Early closing on Monday / closed on Tuesday
Due to the impending storm, New England Law is canceling classes that begin at 2 p.m. or later on Monday and will be closed for day and evening classes on Tuesday. All classes starting before 2 p.m. on Monday will be held as scheduled. The Stuart Street building and library will close at 4 p.m. on Monday and will remain closed on Tuesday. Administrative offices will close at 2 p.m. on Monday and will be closed on Tuesday. We will monitor the progress of the storm and will post updates about Wednesday’s arrangements.
New England Law | Boston: Making an Impact
The following law school testimonials reflect a broad range of opportunities, including those that can be taken advantage of while still a law student.
Advice on law school comes in many forms, including the examples of these law school graduates and students who are using their training to forge robust and creative responses to emerging challenges.
David J. Fredette, ’99
“The challenge with a high-profile case,” observes Dave Fredette, ’99, “is that there are a lot more people watching everything you do. And everyone expects you not to make any mistakes.” It’s clearly a challenge he’s equipped to meet. When two former New York Yankees were charged with assaulting a Boston Red Sox groundskeeper in the frenzy of the 2003 championship series, Fredette was on the case. He also made the news for his successful prosecution of the son of a prominent Boston CEO on charges of assault and battery with a deadly weapon.
“Mr. Fredette was very passionate about this case,” recalls Tonya David, mother of random shooting victim Kai Leigh Harriott. “He wanted to make sure that Kai would grow up without this man on the street.”
In the summer of 2003, three-year-old Kai Leigh Harriott was struck and paralyzed by a stray bullet as she played on the third-floor porch of her family’s apartment in Dorchester. Suffolk County Assistant District Attorney David Fredette ’99 was assigned the case. “My primary goal, of course, was to prosecute the person responsible for the crime,” says Fredette. “Much of the work involved building the case for court—working with victims, intended victims, and investigators, figuring out who all the players were, who would testify, validating the evidence.”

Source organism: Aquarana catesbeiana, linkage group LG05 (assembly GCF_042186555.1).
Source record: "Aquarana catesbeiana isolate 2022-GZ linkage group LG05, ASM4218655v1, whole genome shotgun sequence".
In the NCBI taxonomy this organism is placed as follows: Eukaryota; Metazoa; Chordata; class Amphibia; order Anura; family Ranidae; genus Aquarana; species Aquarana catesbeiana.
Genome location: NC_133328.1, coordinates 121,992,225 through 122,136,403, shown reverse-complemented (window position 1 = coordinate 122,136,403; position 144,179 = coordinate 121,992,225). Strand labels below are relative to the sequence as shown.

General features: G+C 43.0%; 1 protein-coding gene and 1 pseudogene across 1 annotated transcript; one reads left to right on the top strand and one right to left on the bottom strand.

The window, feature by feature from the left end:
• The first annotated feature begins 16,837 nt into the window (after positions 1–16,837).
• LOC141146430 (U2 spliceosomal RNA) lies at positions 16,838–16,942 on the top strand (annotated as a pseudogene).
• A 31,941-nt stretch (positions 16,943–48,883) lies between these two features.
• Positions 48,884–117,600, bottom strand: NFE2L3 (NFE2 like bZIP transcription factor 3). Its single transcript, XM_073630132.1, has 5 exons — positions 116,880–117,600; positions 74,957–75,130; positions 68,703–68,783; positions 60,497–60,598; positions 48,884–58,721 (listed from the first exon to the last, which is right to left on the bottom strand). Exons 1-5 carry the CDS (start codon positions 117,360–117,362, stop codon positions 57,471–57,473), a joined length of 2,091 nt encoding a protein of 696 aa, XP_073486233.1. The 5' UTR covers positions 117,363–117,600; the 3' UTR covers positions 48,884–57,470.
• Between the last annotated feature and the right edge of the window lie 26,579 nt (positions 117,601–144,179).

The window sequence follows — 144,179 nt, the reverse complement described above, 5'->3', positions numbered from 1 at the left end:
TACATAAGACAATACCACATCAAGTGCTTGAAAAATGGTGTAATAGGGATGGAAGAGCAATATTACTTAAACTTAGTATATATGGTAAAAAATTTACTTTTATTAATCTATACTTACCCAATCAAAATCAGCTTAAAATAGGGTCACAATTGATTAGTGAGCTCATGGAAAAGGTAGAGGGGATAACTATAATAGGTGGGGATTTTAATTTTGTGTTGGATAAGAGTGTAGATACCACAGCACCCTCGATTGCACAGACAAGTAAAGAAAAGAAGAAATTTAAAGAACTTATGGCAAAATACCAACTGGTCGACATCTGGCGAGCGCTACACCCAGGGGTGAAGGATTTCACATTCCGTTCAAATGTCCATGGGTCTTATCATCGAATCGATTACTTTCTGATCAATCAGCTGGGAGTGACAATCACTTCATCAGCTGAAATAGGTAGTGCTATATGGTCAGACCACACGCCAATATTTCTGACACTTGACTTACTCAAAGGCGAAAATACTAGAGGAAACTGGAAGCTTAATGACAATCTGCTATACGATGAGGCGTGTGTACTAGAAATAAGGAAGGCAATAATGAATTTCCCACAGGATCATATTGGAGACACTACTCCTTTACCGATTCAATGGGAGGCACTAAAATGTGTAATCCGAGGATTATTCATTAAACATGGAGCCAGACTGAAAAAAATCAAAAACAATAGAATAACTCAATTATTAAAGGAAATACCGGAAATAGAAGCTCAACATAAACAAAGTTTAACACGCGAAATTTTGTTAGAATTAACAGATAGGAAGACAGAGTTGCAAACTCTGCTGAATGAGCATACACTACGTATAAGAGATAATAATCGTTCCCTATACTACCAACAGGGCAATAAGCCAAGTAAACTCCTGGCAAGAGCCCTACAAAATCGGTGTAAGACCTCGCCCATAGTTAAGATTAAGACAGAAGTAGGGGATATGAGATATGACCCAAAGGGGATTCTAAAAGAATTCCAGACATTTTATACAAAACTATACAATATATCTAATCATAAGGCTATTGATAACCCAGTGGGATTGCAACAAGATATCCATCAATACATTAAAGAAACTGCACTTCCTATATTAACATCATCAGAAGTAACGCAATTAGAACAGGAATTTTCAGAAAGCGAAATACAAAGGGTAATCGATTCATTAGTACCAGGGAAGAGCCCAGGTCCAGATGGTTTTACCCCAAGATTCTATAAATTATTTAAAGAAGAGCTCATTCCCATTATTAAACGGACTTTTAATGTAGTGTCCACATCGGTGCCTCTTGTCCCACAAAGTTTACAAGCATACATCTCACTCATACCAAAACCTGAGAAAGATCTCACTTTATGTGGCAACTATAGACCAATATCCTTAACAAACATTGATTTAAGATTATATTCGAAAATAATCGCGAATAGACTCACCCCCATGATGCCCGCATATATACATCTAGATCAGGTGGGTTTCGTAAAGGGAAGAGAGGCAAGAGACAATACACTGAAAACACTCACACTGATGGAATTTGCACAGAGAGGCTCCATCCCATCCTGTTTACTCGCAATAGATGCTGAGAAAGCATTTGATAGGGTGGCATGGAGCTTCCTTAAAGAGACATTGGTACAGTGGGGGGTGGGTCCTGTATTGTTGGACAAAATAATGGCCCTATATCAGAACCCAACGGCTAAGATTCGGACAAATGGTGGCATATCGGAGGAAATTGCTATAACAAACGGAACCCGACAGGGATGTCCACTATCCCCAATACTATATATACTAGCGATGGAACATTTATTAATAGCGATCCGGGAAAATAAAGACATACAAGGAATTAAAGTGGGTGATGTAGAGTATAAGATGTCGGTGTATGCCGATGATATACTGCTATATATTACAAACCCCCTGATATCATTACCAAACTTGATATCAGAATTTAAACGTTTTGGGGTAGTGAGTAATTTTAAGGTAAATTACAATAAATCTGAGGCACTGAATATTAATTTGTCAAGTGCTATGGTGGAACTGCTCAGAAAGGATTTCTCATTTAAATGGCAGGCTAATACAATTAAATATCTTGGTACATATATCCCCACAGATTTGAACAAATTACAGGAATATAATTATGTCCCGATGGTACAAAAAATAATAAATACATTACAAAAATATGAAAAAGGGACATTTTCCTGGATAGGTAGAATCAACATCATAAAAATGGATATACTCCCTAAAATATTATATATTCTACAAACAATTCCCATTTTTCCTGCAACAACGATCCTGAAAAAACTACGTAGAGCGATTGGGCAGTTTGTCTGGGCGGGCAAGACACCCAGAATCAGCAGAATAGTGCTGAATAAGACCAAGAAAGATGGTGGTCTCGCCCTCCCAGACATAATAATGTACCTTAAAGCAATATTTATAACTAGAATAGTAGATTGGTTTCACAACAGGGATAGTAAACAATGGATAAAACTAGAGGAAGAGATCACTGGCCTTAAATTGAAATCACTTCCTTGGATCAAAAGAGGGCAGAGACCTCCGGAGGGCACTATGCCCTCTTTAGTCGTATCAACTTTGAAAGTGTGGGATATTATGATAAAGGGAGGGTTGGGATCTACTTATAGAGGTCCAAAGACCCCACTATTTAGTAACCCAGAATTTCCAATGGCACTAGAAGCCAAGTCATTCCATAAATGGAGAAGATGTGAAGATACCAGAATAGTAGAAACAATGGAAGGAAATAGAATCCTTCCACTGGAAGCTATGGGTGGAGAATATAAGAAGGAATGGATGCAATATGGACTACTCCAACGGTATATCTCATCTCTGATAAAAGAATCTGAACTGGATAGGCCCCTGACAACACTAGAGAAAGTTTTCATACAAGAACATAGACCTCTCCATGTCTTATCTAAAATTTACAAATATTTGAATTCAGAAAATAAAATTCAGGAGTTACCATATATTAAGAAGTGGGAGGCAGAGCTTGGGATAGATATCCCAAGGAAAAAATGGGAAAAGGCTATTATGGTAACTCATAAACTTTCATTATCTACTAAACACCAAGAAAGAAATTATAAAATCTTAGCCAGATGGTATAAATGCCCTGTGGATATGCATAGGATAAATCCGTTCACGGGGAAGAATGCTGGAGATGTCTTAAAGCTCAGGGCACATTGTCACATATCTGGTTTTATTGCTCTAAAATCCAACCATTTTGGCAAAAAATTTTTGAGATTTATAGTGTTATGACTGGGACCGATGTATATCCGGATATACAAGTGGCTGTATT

But when Kai and her mother decided they wanted forgiveness, not vengeance, the dynamic of the prosecution abruptly changed. “We had a very emotional meeting in the judge’s chambers,” says Fredette. “The result was a decision that was fair and respectful of everyone.”
According to press accounts at the time of the trial, presiding Superior Court Judge Margot Botsford called the victim-impact statements by Kai and her mother Tonya David the most moving she had heard in 17 years on the bench. The shooter, Anthony Warren, pled guilty to avoid trial. He was sentenced to 13-15 years in state prison plus five years probation. “In a case like this, there’s usually a lot of anger in the community toward the perpetrator,” Fredette explains. “So when Kai forgave Warren in open court, it had an incredible impact on all of us.”